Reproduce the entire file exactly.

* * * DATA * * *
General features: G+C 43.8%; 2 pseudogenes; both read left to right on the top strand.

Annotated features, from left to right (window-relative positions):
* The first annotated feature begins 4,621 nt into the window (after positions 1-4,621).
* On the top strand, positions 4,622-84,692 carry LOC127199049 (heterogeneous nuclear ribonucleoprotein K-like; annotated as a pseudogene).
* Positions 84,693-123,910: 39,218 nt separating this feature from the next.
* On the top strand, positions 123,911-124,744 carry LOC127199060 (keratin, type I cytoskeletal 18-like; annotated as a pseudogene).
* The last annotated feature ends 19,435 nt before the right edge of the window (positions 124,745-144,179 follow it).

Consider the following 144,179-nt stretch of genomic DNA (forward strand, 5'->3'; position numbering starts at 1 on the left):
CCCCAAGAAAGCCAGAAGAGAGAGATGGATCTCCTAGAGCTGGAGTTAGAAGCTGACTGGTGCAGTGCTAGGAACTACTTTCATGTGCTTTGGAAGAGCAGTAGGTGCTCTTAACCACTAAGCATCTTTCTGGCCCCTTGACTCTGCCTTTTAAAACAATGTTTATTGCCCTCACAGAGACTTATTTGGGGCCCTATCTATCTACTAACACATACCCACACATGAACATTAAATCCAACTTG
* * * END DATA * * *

General features: G+C 43.8%; 2 pseudogenes; both read left to right on the top strand.

Annotated features, from left to right (window-relative positions):
* The first annotated feature begins 4,621 nt into the window (after positions 1-4,621).
* On the top strand, positions 4,622-84,692 carry LOC127199049 (heterogeneous nuclear ribonucleoprotein K-like; annotated as a pseudogene).
* Positions 84,693-123,910: 39,218 nt separating this feature from the next.
* On the top strand, positions 123,911-124,744 carry LOC127199060 (keratin, type I cytoskeletal 18-like; annotated as a pseudogene).
* The last annotated feature ends 19,435 nt before the right edge of the window (positions 124,745-144,179 follow it).

Consider the following 144,179-nt stretch of genomic DNA (forward strand, 5'->3'; position numbering starts at 1 on the left):
CCCCAAGAAAGCCAGAAGAGAGAGATGGATCTCCTAGAGCTGGAGTTAGAAGCTGACTGGTGCAGTGCTAGGAACTACTTTCATGTGCTTTGGAAGAGCAGTAGGTGCTCTTAACCACTAAGCATCTTTCTGGCCCCTTGACTCTGCCTTTTAAAACAATGTTTATTGCCCTCACAGAGACTTATTTGGGGCCCTATCTATCTACTAACACATACCCACACATGAACATTAAATCCAACTTG